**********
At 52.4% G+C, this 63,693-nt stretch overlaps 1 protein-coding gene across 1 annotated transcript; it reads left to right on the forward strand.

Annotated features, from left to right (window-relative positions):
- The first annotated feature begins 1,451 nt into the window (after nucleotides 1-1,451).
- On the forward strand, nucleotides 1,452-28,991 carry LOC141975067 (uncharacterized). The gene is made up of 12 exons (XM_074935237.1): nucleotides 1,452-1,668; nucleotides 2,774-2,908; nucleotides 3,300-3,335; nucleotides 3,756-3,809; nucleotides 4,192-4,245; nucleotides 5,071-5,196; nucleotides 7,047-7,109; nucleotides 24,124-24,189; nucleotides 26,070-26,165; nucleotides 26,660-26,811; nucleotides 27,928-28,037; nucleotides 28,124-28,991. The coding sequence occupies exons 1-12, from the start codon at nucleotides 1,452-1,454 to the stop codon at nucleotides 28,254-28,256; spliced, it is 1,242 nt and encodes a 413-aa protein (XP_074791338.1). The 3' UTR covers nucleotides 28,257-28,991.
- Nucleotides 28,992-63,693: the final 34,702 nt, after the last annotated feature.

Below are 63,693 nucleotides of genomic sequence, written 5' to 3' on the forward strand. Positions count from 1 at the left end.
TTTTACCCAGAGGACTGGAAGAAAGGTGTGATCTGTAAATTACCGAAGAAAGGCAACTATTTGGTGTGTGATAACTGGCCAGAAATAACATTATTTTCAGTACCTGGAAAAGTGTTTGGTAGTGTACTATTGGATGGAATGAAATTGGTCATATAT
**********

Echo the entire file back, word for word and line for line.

At 52.4% G+C, this 63,693-nt stretch overlaps 1 protein-coding gene across 1 annotated transcript; it reads left to right on the forward strand.

Annotated features, from left to right (window-relative positions):
- The first annotated feature begins 1,451 nt into the window (after nucleotides 1-1,451).
- On the forward strand, nucleotides 1,452-28,991 carry LOC141975067 (uncharacterized). The gene is made up of 12 exons (XM_074935237.1): nucleotides 1,452-1,668; nucleotides 2,774-2,908; nucleotides 3,300-3,335; nucleotides 3,756-3,809; nucleotides 4,192-4,245; nucleotides 5,071-5,196; nucleotides 7,047-7,109; nucleotides 24,124-24,189; nucleotides 26,070-26,165; nucleotides 26,660-26,811; nucleotides 27,928-28,037; nucleotides 28,124-28,991. The coding sequence occupies exons 1-12, from the start codon at nucleotides 1,452-1,454 to the stop codon at nucleotides 28,254-28,256; spliced, it is 1,242 nt and encodes a 413-aa protein (XP_074791338.1). The 3' UTR covers nucleotides 28,257-28,991.
- Nucleotides 28,992-63,693: the final 34,702 nt, after the last annotated feature.

Below are 63,693 nucleotides of genomic sequence, written 5' to 3' on the forward strand. Positions count from 1 at the left end.
TTTTACCCAGAGGACTGGAAGAAAGGTGTGATCTGTAAATTACCGAAGAAAGGCAACTATTTGGTGTGTGATAACTGGCCAGAAATAACATTATTTTCAGTACCTGGAAAAGTGTTTGGTAGTGTACTATTGGATGGAATGAAATTGGTCATATAT